I want to make my blog better and more relevant to your needs and interests. To do that, I need to know more about YOU. As a result, I have created my first-ever Reader Survey.

2014-survey

Would you please take a few minutes to fill out the survey? By doing so, you will ultimately be helping yourself. Why? Because you will be helping me make my content even more helpful and relevant to you.

Your input is important to me. The survey is easy to fill out. It’s completely anonymous. And it will only take five minutes of your time.

Thanks in advance for your help.

objc.io is a monthly online magazine, with an editorial team. Each issue focuses on a particular subject, and Issue #15 is about Testing. I’m honored to be a contributor with my article “Dependency Injection”.

objc.io #15

Books

My article refers to two books I highly recommend:

  • Dependency Injection in .NET by Mark Seemann. This book is marvelous, and I need to study it more. (If you’re wondering why an Objective-C programmer is recommending a book with “.NET” in the title, you need to get out more. Learn what’s going on in other languages, and the smart folks who work in them.)
  • Working Effectively with Legacy Code by Michael Feathers. This now-classic text was instrumental to me when I first got started writing unit tests, helping me break through many conceptual barriers. Feathers boldly defines legacy code as “code without tests.”

Question: Do you have any comments about my Dependency Injection article, or any of the other Testing issue articles? Leave a comment below.

AppCode is an alternative IDE for Objective-C development. When it comes to test driven development, it’s superior to Xcode. But that’s not all. Check out the “inside-out” coding style it makes possible. In general, AppCode lets me focus more quickly on semantics and less on fiddling with source code.

Links:

Question: What other AppCode tricks do you like? Leave a comment below.

The Xcode 5.1 update proved to be more exciting than I anticipated. And I mean “exciting” in the sense of “breaking the tools I use.” xctool stopped working, and so did my code coverage scripts.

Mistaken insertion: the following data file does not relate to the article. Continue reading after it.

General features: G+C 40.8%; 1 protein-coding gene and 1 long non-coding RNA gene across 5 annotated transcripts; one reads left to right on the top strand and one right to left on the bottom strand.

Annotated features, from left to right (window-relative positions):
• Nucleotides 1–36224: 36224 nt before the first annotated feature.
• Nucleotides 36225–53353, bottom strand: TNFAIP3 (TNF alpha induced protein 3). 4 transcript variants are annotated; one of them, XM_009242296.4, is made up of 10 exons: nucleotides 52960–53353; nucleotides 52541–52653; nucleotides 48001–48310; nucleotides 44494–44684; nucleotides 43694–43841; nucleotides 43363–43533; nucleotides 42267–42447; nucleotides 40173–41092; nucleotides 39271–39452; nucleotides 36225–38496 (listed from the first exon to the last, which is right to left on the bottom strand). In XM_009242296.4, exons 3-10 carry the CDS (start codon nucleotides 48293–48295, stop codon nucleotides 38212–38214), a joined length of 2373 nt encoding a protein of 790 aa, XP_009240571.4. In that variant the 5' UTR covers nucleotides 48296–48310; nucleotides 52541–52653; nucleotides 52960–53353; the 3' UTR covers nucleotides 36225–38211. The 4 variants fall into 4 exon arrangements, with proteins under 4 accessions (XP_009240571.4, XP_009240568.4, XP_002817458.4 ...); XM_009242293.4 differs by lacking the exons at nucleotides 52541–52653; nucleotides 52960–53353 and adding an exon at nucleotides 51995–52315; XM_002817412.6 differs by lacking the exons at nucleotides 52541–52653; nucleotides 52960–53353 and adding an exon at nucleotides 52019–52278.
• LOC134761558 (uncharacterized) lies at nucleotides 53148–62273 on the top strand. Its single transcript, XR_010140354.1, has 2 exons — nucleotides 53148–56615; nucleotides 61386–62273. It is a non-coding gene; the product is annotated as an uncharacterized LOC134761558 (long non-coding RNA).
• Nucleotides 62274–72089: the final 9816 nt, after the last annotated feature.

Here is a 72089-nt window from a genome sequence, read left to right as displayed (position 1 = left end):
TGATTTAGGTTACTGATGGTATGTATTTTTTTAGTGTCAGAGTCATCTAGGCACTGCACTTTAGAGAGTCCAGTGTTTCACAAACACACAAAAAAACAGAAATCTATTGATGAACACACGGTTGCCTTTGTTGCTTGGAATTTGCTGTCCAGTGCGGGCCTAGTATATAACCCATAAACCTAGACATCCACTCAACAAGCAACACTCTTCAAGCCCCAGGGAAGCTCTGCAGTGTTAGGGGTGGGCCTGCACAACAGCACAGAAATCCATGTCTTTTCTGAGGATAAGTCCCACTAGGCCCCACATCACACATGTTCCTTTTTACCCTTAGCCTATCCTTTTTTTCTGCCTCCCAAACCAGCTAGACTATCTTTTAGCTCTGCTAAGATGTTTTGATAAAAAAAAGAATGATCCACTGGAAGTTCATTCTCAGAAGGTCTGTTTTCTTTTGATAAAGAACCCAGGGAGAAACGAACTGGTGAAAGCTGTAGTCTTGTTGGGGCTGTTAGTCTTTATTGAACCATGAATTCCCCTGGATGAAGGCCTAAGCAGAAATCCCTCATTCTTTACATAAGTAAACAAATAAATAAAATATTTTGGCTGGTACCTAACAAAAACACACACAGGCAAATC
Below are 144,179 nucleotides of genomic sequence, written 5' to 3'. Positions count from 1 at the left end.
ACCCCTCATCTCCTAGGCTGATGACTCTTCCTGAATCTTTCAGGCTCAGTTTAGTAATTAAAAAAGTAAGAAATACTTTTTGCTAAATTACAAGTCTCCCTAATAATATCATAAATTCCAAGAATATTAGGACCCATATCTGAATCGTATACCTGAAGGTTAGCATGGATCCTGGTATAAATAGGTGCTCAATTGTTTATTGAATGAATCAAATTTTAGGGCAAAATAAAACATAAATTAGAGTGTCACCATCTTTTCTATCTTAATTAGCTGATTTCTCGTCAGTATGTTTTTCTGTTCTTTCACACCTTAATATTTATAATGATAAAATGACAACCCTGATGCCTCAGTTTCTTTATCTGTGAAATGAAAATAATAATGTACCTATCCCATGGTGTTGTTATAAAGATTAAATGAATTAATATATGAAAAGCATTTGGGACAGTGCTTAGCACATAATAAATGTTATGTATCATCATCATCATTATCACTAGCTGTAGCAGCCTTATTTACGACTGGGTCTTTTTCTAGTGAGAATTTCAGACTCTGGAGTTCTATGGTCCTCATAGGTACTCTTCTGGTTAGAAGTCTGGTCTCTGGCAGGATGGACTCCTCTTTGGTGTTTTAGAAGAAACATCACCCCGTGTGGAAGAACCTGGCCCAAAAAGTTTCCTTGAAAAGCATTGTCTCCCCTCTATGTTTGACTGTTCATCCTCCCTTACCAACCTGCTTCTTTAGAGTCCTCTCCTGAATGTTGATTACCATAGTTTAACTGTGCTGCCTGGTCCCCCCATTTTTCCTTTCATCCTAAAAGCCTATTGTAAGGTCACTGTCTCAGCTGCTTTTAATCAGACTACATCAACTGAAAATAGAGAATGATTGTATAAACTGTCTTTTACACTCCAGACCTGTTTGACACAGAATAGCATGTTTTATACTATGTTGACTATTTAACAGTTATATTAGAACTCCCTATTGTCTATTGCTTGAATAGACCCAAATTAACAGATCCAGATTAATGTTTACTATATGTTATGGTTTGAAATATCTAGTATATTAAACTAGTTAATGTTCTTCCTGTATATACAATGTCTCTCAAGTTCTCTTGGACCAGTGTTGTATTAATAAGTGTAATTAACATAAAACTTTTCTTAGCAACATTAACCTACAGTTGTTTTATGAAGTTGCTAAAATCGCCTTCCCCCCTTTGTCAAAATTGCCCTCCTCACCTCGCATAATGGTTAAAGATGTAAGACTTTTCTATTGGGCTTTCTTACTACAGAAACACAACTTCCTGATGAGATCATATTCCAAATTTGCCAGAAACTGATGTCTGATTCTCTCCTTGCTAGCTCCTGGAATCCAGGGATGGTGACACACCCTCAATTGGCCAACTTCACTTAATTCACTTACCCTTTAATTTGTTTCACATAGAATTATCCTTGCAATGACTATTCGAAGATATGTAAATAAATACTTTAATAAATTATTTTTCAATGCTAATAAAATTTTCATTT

XcodeCoverage - code coverage for Xcode

Hole” by Bart Everson, used under CC BY 2.0 / Cropped

(Lesson learned: Always download the developer preview and give it a try, before running Software Update…)

Facebook updated xctool. And I’m happy to say that XcodeCoverage now works with Xcode 5.1! Thanks to my coworker Mike Maietta for figuring out how to create a wrapper around the new gcov so that it continues to work with lcov.

Your coverage numbers may change slightly as you use Xcode 5.1 — but not much. And we don’t need the __gcov_flush() workaround anymore. Hurrah! Continue Reading…

For my European readers: I have two speaking engagements coming up in January 2014. The first is with Mobile Central Europe in Warsaw on January 11. I’m honored to be part of this brand new developer’s conference! Here’s the cool conference trailer:

Then after an eBay iOS Developer Meeting in Berlin on January 13 (for eBay Inc. employees only), I’ll be speaking at eBay Tech Talk in Berlin on January 14 (open to the public).

I hope to meet some of you soon!

September Update: I capped things off with iOSDevUK and NSSpain.

Update: Apple took this to heart, and fixed things in Xcode 5.1.

Bug or feature? “You have to call __gcov_flush() to collect coverage data with the iOS simulator.” According to Apple, this is a feature. But not if you actually want to measure your code coverage.

Code coverage ERROR: no .gcda files found

But it worked on Xcode 4 / iOS 6…

Code coverage… oy vey! Back in the days of running on iOS 6 using Xcode 4, measuring code coverage for unit tests was fairly straightforward. A set of coverage scripts I published made it easier still.

Then along came iOS 7 and Xcode 5. Coverage still worked if you continued to run on iOS 6. But on iOS 7, you’d get “ERROR: no .gcda files found” indicating that coverage data wasn’t being captured. “Well, maybe I need to switch from SenTestingKit to Apple’s new XCTest framework.” Nope, that didn’t help. Continue Reading…

Dot notation is okay, after all.

There, I said it.

I’ve been a staunch opponent of dot notation. I saw it as obscuring messaging, and encouraging programmers to violate the Law of Demeter through chained dots. I went so far as to characterize dot notation as an Objective-C code smell.

So it may surprise you to learn that I’ve recently adopted dot notation in my code! Here’s how it happened…  Continue Reading…

Remember my iOS Model-View-Controller TDD screencast? Eric Baker took it a few extra steps with his own follow-up screencast, demonstrating:

There’s a lot of interesting stuff here. But I also want to acknowledge that this screencast changed my mind about dot notation. Yes, really!

What are your thoughts about ReactiveCocoa, Kiwi, or AppCode? Leave a comment below.

NSBrief is a fun and informative podcast about Cocoa “developer-y topics.” I’m honored that I had my moment of glory on Episode #97: Jon Reid.

NSBrief

Host extraordinaire Saul Mora and I had an hour-and-a-half conversation about iOS unit testing, test driven development, and such.

There are a quite a few other episodes, but I’d like to recommend two in particular relating to testing:

Do you have any questions about anything we said during the podcast? Leave a comment below.

People assume you can’t write unit tests for user interface code. That just ain’t so. I’ve already shown you how to do UIViewController TDD. Can we do the same for UIAlertView and UIActionSheet? Sure!

UIActionSheet example

This time instead of a screencast, I’ve put my code on GitHub, because you’ll want to incorporate some classes into your tests. Go to my iOSAlertViewActionSheetUnitTesting repository. Continue Reading…